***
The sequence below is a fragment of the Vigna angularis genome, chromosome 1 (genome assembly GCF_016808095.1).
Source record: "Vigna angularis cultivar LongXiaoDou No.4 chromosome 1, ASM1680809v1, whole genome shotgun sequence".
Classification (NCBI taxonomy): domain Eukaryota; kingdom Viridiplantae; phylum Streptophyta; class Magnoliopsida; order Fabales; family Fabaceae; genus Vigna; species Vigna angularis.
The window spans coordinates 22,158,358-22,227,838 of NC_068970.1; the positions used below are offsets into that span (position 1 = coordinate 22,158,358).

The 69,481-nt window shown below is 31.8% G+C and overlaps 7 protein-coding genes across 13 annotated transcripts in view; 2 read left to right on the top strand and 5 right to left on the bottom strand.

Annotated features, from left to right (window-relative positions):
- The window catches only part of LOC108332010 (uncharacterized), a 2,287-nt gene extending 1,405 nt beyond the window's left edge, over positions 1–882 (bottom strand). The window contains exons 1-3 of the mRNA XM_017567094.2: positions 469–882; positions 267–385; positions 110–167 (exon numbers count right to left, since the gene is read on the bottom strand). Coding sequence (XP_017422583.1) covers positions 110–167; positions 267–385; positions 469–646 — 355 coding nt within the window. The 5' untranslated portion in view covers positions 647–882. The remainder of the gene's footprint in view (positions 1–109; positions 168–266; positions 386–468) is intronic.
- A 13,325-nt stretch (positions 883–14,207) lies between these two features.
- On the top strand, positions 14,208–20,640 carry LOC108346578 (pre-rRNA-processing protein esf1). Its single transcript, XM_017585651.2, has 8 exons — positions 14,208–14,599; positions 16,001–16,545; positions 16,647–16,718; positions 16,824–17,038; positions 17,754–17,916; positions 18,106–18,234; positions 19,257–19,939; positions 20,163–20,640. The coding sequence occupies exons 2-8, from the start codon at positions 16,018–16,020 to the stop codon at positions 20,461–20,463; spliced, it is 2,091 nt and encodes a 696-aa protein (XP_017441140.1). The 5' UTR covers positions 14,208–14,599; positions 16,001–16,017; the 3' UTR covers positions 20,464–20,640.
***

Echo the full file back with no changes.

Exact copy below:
The sequence below is a fragment of the Vigna angularis genome, chromosome 1 (genome assembly GCF_016808095.1).
Source record: "Vigna angularis cultivar LongXiaoDou No.4 chromosome 1, ASM1680809v1, whole genome shotgun sequence".
Classification (NCBI taxonomy): domain Eukaryota; kingdom Viridiplantae; phylum Streptophyta; class Magnoliopsida; order Fabales; family Fabaceae; genus Vigna; species Vigna angularis.
The window spans coordinates 22,158,358-22,227,838 of NC_068970.1; the positions used below are offsets into that span (position 1 = coordinate 22,158,358).

The 69,481-nt window shown below is 31.8% G+C and overlaps 7 protein-coding genes across 13 annotated transcripts in view; 2 read left to right on the top strand and 5 right to left on the bottom strand.

Annotated features, from left to right (window-relative positions):
- The window catches only part of LOC108332010 (uncharacterized), a 2,287-nt gene extending 1,405 nt beyond the window's left edge, over positions 1–882 (bottom strand). The window contains exons 1-3 of the mRNA XM_017567094.2: positions 469–882; positions 267–385; positions 110–167 (exon numbers count right to left, since the gene is read on the bottom strand). Coding sequence (XP_017422583.1) covers positions 110–167; positions 267–385; positions 469–646 — 355 coding nt within the window. The 5' untranslated portion in view covers positions 647–882. The remainder of the gene's footprint in view (positions 1–109; positions 168–266; positions 386–468) is intronic.
- A 13,325-nt stretch (positions 883–14,207) lies between these two features.
- On the top strand, positions 14,208–20,640 carry LOC108346578 (pre-rRNA-processing protein esf1). Its single transcript, XM_017585651.2, has 8 exons — positions 14,208–14,599; positions 16,001–16,545; positions 16,647–16,718; positions 16,824–17,038; positions 17,754–17,916; positions 18,106–18,234; positions 19,257–19,939; positions 20,163–20,640. The coding sequence occupies exons 2-8, from the start codon at positions 16,018–16,020 to the stop codon at positions 20,461–20,463; spliced, it is 2,091 nt and encodes a 696-aa protein (XP_017441140.1). The 5' UTR covers positions 14,208–14,599; positions 16,001–16,017; the 3' UTR covers positions 20,464–20,640.